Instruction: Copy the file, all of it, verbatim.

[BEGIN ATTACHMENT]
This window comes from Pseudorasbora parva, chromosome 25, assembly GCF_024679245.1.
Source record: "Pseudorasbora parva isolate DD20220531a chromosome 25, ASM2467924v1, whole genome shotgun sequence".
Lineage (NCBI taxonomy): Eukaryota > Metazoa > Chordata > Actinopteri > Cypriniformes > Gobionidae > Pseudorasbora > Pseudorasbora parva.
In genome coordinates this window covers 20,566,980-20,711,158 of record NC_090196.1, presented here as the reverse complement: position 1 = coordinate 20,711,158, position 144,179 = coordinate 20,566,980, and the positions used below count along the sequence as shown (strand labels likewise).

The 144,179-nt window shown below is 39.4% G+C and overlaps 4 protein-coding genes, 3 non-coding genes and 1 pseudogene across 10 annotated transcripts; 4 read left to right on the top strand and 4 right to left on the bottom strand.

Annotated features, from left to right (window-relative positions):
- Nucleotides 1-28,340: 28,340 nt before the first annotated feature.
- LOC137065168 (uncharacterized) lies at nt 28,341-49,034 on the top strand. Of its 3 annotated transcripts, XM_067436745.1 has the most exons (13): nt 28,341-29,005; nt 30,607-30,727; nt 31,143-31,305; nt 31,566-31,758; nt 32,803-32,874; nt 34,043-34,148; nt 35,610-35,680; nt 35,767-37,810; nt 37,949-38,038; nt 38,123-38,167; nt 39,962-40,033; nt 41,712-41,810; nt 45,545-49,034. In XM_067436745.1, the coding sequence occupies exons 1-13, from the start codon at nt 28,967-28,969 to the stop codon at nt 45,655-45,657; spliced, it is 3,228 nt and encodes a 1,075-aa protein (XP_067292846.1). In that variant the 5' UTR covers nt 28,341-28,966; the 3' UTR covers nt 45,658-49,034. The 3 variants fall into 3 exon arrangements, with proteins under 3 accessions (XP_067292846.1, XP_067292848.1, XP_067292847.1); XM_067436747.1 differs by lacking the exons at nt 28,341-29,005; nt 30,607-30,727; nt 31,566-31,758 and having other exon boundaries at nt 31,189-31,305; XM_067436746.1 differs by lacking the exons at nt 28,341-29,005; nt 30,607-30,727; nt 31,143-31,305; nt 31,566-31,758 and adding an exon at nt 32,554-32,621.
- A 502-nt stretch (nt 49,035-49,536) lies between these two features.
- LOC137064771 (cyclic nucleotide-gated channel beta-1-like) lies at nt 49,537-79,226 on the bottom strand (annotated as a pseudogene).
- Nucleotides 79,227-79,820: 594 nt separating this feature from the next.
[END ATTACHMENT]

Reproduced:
This window comes from Pseudorasbora parva, chromosome 25, assembly GCF_024679245.1.
Source record: "Pseudorasbora parva isolate DD20220531a chromosome 25, ASM2467924v1, whole genome shotgun sequence".
Lineage (NCBI taxonomy): Eukaryota > Metazoa > Chordata > Actinopteri > Cypriniformes > Gobionidae > Pseudorasbora > Pseudorasbora parva.
In genome coordinates this window covers 20,566,980-20,711,158 of record NC_090196.1, presented here as the reverse complement: position 1 = coordinate 20,711,158, position 144,179 = coordinate 20,566,980, and the positions used below count along the sequence as shown (strand labels likewise).

The 144,179-nt window shown below is 39.4% G+C and overlaps 4 protein-coding genes, 3 non-coding genes and 1 pseudogene across 10 annotated transcripts; 4 read left to right on the top strand and 4 right to left on the bottom strand.

Annotated features, from left to right (window-relative positions):
- Nucleotides 1-28,340: 28,340 nt before the first annotated feature.
- LOC137065168 (uncharacterized) lies at nt 28,341-49,034 on the top strand. Of its 3 annotated transcripts, XM_067436745.1 has the most exons (13): nt 28,341-29,005; nt 30,607-30,727; nt 31,143-31,305; nt 31,566-31,758; nt 32,803-32,874; nt 34,043-34,148; nt 35,610-35,680; nt 35,767-37,810; nt 37,949-38,038; nt 38,123-38,167; nt 39,962-40,033; nt 41,712-41,810; nt 45,545-49,034. In XM_067436745.1, the coding sequence occupies exons 1-13, from the start codon at nt 28,967-28,969 to the stop codon at nt 45,655-45,657; spliced, it is 3,228 nt and encodes a 1,075-aa protein (XP_067292846.1). In that variant the 5' UTR covers nt 28,341-28,966; the 3' UTR covers nt 45,658-49,034. The 3 variants fall into 3 exon arrangements, with proteins under 3 accessions (XP_067292846.1, XP_067292848.1, XP_067292847.1); XM_067436747.1 differs by lacking the exons at nt 28,341-29,005; nt 30,607-30,727; nt 31,566-31,758 and having other exon boundaries at nt 31,189-31,305; XM_067436746.1 differs by lacking the exons at nt 28,341-29,005; nt 30,607-30,727; nt 31,143-31,305; nt 31,566-31,758 and adding an exon at nt 32,554-32,621.
- A 502-nt stretch (nt 49,035-49,536) lies between these two features.
- LOC137064771 (cyclic nucleotide-gated channel beta-1-like) lies at nt 49,537-79,226 on the bottom strand (annotated as a pseudogene).
- Nucleotides 79,227-79,820: 594 nt separating this feature from the next.